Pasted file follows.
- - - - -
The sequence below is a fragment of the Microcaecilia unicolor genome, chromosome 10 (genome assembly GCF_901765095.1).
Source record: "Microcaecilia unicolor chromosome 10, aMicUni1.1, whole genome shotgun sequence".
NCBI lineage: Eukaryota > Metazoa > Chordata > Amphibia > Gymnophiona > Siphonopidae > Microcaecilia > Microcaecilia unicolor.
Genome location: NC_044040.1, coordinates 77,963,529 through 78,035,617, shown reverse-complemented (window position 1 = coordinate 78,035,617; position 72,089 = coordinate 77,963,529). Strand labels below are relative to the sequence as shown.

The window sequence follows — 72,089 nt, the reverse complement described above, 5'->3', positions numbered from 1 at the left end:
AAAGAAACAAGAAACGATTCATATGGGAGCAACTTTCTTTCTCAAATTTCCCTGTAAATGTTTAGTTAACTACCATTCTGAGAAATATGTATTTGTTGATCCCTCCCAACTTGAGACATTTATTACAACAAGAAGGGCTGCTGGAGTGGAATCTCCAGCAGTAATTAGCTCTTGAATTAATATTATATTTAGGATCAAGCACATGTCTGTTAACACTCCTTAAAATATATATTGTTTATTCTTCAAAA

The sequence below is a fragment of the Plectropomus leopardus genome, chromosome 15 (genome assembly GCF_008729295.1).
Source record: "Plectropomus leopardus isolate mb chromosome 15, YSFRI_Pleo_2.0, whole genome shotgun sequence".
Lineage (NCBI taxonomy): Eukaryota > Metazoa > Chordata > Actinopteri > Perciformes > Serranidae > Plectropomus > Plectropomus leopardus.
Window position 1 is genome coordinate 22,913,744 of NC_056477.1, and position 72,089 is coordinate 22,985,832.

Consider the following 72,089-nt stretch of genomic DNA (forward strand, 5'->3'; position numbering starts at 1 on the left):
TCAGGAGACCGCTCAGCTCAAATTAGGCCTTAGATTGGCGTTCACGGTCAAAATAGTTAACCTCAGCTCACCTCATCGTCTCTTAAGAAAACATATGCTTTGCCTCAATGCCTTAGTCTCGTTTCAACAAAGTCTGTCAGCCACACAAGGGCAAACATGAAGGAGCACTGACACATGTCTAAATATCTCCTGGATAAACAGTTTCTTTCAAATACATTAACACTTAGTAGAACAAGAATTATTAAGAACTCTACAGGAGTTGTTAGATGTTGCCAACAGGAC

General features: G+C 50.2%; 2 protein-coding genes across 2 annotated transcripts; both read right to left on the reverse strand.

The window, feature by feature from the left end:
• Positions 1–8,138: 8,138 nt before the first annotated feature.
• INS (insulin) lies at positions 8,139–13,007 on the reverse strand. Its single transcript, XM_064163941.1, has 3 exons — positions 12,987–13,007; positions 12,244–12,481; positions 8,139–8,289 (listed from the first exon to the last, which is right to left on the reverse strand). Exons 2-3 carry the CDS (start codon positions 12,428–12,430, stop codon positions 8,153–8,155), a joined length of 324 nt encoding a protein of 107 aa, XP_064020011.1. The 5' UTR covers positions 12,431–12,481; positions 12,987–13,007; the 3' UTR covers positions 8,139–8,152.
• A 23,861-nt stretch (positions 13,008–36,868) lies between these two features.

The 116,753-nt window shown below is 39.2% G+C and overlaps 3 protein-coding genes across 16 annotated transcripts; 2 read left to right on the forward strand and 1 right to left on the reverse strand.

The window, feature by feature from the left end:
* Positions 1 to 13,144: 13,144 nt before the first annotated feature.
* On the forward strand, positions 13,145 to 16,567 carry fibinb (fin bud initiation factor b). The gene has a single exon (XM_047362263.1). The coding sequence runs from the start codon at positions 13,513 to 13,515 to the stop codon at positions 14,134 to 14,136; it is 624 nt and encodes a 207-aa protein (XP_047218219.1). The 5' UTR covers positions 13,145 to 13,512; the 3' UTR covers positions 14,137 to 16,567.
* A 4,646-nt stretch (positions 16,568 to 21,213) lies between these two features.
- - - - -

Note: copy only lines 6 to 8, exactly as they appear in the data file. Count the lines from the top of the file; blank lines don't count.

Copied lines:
AAAGAAACAAGAAACGATTCATATGGGAGCAACTTTCTTTCTCAAATTTCCCTGTAAATGTTTAGTTAACTACCATTCTGAGAAATATGTATTTGTTGATCCCTCCCAACTTGAGACATTTATTACAACAAGAAGGGCTGCTGGAGTGGAATCTCCAGCAGTAATTAGCTCTTGAATTAATATTATATTTAGGATCAAGCACATGTCTGTTAACACTCCTTAAAATATATATTGTTTATTCTTCAAAA

The sequence below is a fragment of the Plectropomus leopardus genome, chromosome 15 (genome assembly GCF_008729295.1).
Source record: "Plectropomus leopardus isolate mb chromosome 15, YSFRI_Pleo_2.0, whole genome shotgun sequence".